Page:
The EU institutions employ over 40 000 men and women from the 28 EU member countries. The European Personnel Selection Office (EPSO) organises 'open competitions' to select personnel for permanent and non permanent positions. Besides permanent staff, the EU also employs contractual agents and temporary staff, offers traineeships and maintains databases of area experts.
The European Personnel Selection Office (EPSO) is the first port of call for anyone wanting to work for the EU. Its website explains the selection process and gives advice on preparing for competitions.
EPSO organises 'open competitions' to select permanent staff. Competitions measure candidates' skills through a series of tests and assessments, ensuring the very best people are selected. Each year there are competitions for administrators, linguists, interpreters, translators, secretaries and other staff categories.
EPSO recruits staff for all the EU institutions:
Permanent officials are divided into administrators and assistants.
Administrators are typically involved in drafting policies and monitoring the implementation of EU law, analysing and advising. In general, to apply for an administrator competition, you must have completed (at least) three years of university.
Assistants usually work in supporting roles and are crucial for the internal management of the institutions. In general, to apply for an assistant competition, you must have completed (at least) secondary school.
Contract staff are hired for specific manual or administrative tasks. Contracts are generally for a limited period – usually starting with 6-12 months.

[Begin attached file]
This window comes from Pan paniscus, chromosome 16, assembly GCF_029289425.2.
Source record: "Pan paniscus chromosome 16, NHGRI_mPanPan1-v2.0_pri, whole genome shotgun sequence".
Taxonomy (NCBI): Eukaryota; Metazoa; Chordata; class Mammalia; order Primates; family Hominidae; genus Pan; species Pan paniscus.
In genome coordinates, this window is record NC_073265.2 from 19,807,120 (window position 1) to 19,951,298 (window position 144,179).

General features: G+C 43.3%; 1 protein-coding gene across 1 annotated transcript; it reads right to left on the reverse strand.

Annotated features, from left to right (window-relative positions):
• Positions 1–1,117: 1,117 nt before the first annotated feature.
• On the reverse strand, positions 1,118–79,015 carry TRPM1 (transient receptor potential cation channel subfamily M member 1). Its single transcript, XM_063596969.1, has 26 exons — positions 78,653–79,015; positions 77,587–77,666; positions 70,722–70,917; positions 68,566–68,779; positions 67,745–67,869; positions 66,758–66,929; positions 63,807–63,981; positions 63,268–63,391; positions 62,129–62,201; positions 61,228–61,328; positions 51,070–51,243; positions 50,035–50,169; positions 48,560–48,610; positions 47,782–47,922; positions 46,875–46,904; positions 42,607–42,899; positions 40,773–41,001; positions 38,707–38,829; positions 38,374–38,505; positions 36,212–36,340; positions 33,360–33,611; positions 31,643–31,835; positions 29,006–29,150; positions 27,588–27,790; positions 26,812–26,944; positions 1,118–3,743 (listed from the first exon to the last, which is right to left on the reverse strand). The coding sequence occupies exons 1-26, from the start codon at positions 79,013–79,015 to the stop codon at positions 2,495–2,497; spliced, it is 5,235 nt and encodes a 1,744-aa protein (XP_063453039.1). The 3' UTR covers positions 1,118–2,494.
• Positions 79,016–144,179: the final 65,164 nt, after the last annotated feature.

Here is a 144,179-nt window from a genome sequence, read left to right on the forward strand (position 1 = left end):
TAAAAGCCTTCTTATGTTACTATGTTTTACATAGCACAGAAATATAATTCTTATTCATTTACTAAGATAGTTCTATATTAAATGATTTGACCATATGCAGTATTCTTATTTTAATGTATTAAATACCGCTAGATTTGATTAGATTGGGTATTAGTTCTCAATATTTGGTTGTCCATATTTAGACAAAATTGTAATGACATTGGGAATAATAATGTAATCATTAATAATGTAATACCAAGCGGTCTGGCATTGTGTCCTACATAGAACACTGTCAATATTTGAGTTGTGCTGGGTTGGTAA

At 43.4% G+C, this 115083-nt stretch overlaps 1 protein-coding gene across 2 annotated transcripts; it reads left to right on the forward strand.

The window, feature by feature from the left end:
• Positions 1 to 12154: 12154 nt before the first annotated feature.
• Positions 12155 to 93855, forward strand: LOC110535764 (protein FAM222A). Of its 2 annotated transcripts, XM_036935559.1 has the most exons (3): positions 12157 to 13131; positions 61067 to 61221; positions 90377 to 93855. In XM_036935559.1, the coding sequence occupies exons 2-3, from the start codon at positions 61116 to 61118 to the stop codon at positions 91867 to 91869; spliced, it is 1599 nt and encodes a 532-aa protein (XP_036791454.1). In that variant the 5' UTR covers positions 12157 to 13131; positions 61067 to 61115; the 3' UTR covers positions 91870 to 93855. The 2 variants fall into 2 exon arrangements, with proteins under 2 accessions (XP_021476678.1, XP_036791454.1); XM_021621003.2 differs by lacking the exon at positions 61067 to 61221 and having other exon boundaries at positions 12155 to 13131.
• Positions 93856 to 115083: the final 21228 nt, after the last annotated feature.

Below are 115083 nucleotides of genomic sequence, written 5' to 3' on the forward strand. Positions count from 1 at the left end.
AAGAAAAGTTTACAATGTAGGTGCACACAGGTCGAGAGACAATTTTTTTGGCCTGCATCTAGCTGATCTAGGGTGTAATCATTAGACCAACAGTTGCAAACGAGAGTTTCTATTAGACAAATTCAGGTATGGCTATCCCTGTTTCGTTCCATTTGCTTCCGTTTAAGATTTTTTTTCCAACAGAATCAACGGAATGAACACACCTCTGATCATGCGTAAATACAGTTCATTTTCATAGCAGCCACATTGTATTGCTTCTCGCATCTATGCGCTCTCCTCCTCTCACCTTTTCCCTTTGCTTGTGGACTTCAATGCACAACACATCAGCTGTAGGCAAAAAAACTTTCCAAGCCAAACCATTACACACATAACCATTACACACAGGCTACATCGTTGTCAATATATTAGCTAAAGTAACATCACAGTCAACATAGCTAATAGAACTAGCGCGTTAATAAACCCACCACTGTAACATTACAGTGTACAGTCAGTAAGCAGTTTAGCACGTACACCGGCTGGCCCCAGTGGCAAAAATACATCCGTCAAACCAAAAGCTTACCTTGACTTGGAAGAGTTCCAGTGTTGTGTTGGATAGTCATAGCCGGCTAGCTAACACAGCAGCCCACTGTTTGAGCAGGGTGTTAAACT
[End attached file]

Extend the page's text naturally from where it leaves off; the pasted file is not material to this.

Temporary staff are recruited for specialised or temporary tasks with contracts of up to six years. Vacancies can be found onand on the websites of individual institutions and agencies.
Some institutions also take on local interim staff for up to six months – mainly for secretarial work. In this case recruitment is done by temping agencies.
Seven institutions also take on trainees for three to five months. Known as stagiaires, the trainees can be students, university graduates or linguists, and are given tasks similar to those of lower-grade administrators. Selection is organised by the institutions (not by EPSO).
For specific tasks (maintenance, canteens, etc.), staff are recruited via outside contractors selected through open tender procedures. See the contracting services websites for more information.
These are normally public-sector employees in their home country, seconded for a fixed period to an EU institution to share their expertise and learn about EU policies and procedures. National experts are selected through a specific procedure, which does not involve EPSO. Your country's permanent representation to the EU can inform you about current opportunities.
The EU maintains databases with the names and qualifications of independent experts who can assist the institutions and agencies in specific areas. Experts create and maintain their own password-protected profile with information on work experience, education and skills. These databases are maintained by individual institutions and agencies (not EPSO). The Community Research and Development Information Service (CORDIS), for example, hosts a database of experts working under the 7th Framework Programme for EU research.